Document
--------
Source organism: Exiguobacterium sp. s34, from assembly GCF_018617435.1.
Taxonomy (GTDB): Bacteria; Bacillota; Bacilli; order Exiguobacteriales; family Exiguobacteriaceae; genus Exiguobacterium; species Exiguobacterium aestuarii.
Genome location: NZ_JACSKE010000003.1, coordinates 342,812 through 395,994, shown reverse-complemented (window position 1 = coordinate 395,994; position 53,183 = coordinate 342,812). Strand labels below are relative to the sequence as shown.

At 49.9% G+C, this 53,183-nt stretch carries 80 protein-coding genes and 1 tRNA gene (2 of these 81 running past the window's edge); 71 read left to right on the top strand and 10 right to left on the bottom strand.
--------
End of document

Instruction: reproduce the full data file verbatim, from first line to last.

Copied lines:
Source organism: Exiguobacterium sp. s34, from assembly GCF_018617435.1.
Taxonomy (GTDB): Bacteria; Bacillota; Bacilli; order Exiguobacteriales; family Exiguobacteriaceae; genus Exiguobacterium; species Exiguobacterium aestuarii.
Genome location: NZ_JACSKE010000003.1, coordinates 342,812 through 395,994, shown reverse-complemented (window position 1 = coordinate 395,994; position 53,183 = coordinate 342,812). Strand labels below are relative to the sequence as shown.

At 49.9% G+C, this 53,183-nt stretch carries 80 protein-coding genes and 1 tRNA gene (2 of these 81 running past the window's edge); 71 read left to right on the top strand and 10 right to left on the bottom strand.